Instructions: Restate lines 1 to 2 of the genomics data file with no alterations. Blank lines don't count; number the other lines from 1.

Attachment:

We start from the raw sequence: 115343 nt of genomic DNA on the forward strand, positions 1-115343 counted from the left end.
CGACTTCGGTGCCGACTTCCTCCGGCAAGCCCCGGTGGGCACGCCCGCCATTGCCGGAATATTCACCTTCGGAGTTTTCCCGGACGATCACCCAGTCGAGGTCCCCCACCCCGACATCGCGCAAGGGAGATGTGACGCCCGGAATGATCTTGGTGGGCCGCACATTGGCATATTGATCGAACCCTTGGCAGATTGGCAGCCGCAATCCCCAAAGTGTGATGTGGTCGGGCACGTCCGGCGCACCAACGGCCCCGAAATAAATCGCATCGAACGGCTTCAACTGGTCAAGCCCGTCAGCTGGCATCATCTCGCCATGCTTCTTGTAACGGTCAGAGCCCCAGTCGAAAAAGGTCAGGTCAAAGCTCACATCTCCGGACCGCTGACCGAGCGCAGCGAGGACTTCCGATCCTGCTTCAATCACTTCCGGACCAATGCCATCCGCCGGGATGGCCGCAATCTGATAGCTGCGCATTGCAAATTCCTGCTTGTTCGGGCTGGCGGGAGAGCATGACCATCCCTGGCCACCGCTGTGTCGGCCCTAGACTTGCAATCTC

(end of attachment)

We start from the raw sequence: 115343 nt of genomic DNA on the forward strand, positions 1-115343 counted from the left end.
CGACTTCGGTGCCGACTTCCTCCGGCAAGCCCCGGTGGGCACGCCCGCCATTGCCGGAATATTCACCTTCGGAGTTTTCCCGGACGATCACCCAGTCGAGGTCCCCCACCCCGACATCGCGCAAGGGAGATGTGACGCCCGGAATGATCTTGGTGGGCCGCACATTGGCATATTGATCGAACCCTTGGCAGATTGGCAGCCGCAATCCCCAAAGTGTGATGTGGTCGGGCACGTCCGGCGCACCAACGGCCCCGAAATAAATCGCATCGAACGGCTTCAACTGGTCAAGCCCGTCAGCTGGCATCATCTCGCCATGCTTCTTGTAACGGTCAGAGCCCCAGTCGAAAAAGGTCAGGTCAAAGCTCACATCTCCGGACCGCTGACCGAGCGCAGCGAGGACTTCCGATCCTGCTTCAATCACTTCCGGACCAATGCCATCCGCCGGGATGGCCGCAATCTGATAGCTGCGCATTGCAAATTCCTGCTTGTTCGGGCTGGCGGGAGAGCATGACCATCCCTGGCCACCGCTGTGTCGGCCCTAGACTTGCAATCTC